Hunting and Trapping Furbearers


The year was 1940. Milk cost 52 cents per gallon. A loaf of bread was 10 cents, and 15 gallons of gas would set you back $2.70. America watched anxiously as Germany steamrolled through Europe. And that fall and winter, fur trappers in the Show-Me State harvested 834,935 pelts — the highest fur harvest in Missouri’s records. This number eclipses the 2017–2018 harvest by more than 808,500 pelts.

What happened to cause such a decline?

It has nothing to do with population levels of Missouri’s furbearers. In fact, survey numbers and population estimates suggest our most common furbearers — raccoons, opossums, coyotes, striped skunks, beavers, and bobcats — have exhibited increasing or stable populations over the past 25 years. While many economic and sociological factors have reduced the harvest of these mammals over time, the good news for Missourians is that there is ample opportunity for hunting and trapping, with plenty of sound science and management to support these endeavors and still ensure healthy game populations.

If you’re looking for opportunities to get outdoors more and engage in an activity that will teach you about nature, ecology, and woodsmanship, then hunting and trapping furbearers may be for you.

Missouri’s Furbearer History

A key driver of European Americans’ early westward expansion into the Great Plains and Rocky Mountains was North America’s largest rodent — the beaver. By the mid-18th century, demand for beaver pelts to supply the European markets showed no signs of slowing down. The unique qualities of beaver fur made it an ideal material for conversion to felt, which was then shaped and molded into hats and other items of fashion. The western reaches of the Louisiana Territory had plenty of beaver, while eastern populations were becoming scarce. Native American tribes were happy to trade furs in exchange for manufactured goods, and it became apparent that the easiest means of transport for the tens of thousands of pelts they sold were America’s two largest rivers — the Missouri and Mississippi. Frenchmen Pierre Laclede and Auguste Chouteau recognized the importance of a trade center near the junction of these rivers, and in 1764 a settlement and trading post was organized and named St. Louis. Over the course of the next century, St. Louis would establish itself as a hub of the fur trade.

But during that same period, in an era with no regulations to govern harvest, beaver populations plummeted. Likewise, other species such as elk, white-tailed deer, wild turkey, and Canada geese experienced significant population declines due to unregulated hunting. Predators, such as the gray wolf and black bear that were once common throughout much of Missouri, were extirpated from most counties in the state by citizens eager to protect livestock.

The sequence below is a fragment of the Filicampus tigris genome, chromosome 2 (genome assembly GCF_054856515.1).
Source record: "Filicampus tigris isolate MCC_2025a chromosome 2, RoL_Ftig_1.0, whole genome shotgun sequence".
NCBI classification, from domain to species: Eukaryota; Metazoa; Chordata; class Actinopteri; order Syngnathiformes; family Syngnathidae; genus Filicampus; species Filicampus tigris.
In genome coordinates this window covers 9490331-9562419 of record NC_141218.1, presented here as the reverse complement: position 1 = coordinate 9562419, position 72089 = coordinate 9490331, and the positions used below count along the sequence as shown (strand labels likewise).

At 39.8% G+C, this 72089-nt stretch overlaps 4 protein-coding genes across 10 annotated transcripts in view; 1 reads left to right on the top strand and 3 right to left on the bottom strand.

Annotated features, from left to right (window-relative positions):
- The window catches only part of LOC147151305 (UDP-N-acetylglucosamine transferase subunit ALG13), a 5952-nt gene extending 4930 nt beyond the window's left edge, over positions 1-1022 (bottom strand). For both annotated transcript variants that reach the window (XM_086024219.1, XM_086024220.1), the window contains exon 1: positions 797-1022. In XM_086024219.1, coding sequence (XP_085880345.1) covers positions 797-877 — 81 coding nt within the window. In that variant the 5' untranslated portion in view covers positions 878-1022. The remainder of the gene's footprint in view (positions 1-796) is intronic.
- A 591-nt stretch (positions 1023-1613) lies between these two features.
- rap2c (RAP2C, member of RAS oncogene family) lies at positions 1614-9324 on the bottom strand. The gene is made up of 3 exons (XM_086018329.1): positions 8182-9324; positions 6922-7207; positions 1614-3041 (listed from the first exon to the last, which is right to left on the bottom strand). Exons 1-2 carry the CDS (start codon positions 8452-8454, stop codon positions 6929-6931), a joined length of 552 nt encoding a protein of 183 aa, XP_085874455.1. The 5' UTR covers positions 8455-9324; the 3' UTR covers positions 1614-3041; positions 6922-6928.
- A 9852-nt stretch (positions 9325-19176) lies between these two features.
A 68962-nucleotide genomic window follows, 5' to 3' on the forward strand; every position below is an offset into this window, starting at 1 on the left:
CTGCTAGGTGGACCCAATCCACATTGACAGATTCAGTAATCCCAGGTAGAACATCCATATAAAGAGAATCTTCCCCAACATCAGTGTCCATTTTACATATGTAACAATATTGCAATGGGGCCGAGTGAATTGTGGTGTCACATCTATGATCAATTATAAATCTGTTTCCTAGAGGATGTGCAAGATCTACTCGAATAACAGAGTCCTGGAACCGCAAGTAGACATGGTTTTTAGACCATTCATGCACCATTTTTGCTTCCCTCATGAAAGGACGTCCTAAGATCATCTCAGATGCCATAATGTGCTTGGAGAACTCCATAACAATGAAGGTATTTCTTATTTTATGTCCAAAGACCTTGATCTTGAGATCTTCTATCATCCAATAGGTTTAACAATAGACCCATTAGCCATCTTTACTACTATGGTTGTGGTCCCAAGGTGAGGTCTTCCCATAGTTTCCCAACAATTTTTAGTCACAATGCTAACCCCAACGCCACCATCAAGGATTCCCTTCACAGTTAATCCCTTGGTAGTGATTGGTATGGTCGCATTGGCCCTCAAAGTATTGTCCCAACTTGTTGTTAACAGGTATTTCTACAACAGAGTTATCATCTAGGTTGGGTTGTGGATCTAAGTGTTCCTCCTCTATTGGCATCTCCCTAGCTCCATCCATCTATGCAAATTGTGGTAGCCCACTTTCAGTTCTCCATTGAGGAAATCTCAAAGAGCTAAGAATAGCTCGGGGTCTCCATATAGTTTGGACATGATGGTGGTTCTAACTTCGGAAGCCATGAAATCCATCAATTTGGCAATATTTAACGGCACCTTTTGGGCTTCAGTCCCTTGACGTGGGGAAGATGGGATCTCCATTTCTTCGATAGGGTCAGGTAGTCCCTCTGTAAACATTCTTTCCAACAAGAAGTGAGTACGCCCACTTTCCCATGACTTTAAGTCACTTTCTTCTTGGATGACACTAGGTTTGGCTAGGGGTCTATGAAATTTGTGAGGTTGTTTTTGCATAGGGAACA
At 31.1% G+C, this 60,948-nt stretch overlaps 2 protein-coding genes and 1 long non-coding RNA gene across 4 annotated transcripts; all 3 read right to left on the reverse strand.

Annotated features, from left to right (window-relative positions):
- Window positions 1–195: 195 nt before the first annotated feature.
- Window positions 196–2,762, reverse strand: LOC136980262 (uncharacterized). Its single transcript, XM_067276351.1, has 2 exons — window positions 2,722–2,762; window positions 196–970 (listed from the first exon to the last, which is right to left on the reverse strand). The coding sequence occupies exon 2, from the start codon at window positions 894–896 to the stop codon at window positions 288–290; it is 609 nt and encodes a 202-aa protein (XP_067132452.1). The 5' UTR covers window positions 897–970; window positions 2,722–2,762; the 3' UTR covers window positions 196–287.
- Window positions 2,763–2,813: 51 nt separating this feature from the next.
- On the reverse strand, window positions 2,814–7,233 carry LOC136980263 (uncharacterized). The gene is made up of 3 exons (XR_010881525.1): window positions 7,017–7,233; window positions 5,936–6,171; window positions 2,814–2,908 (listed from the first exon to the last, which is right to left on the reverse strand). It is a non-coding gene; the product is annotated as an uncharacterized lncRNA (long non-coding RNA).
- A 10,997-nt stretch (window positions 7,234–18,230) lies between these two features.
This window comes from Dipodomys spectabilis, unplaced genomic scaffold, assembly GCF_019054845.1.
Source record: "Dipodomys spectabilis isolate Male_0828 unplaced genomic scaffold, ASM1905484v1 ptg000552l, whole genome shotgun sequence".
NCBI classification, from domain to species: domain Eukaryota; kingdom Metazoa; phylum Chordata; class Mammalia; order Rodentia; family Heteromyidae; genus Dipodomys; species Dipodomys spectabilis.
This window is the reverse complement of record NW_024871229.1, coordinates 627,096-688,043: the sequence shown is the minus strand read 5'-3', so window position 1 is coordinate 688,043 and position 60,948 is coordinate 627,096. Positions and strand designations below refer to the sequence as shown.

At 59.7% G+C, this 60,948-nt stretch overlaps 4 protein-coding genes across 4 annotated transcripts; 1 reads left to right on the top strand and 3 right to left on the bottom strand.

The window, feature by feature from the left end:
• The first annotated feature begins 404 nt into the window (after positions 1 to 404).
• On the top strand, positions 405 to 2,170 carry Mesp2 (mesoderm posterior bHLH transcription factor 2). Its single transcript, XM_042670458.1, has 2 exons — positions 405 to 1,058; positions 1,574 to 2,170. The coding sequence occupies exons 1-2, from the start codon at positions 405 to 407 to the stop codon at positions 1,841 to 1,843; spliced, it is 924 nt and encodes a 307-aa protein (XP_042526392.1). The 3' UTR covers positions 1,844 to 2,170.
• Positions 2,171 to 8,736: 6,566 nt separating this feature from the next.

By the early 1900s, many citizens had become concerned with the declining populations of many wildlife species, prompting the establishment of fish and game agencies across the nation and wildlife management as a science and practice. In Missouri, voters approved the formation of a state Conservation Commission in 1936. Furbearing mammals were an important resource for many citizens, and through a program of research and harvest regulation, many species that had undergone population declines began to rebound. In fact, there is not a species of game in North America that has gone extinct under modern science-based management, and many are more common now than at any time in the past 100 years. Most of the game animals hunted and trapped today have made remarkable population recoveries under the protections afforded by game laws.

Furbearers Today: What to Expect

There are several reasons to consider hunting or trapping predators and other furbearers. Most of Missouri’s furbearers are abundant and widespread. Some, like the red fox and gray fox, have declining populations, but that is due more to the territorial nature of coyotes and their intolerance of other canids than anything caused by regulated harvest. Many others, like raccoons, opossums, and beaver, exhibit a growth trend over the past 30 years, according to sign station surveys and the Archer’s Index, two methods used by MDC to independently track statewide furbearer populations.

Burgeoning populations of many popular species makes trapping fun, especially for novice hunters and trappers. For predators, their robust populations often create opportunity for hunting and trapping on private lands where pursuit of other game, such as deer and turkey, may be more restricted or not permitted at all. Many landowners see removal of species such as coyotes, raccoons, and beavers as a service and are often willing and even happy to grant permission to pursue them.

Many hunters and trappers appreciate the long season framework for several popular species. Muskrats and otters can be trapped into late February, and beaver trapping season extends through the end of March. Coyotes can be hunted at any time during the winter months, with a few special regulations during deer season. For many outdoorsmen and women, the chance to match wits with these species at a time when other seasons are closed is especially appealing.

Dispelling Myths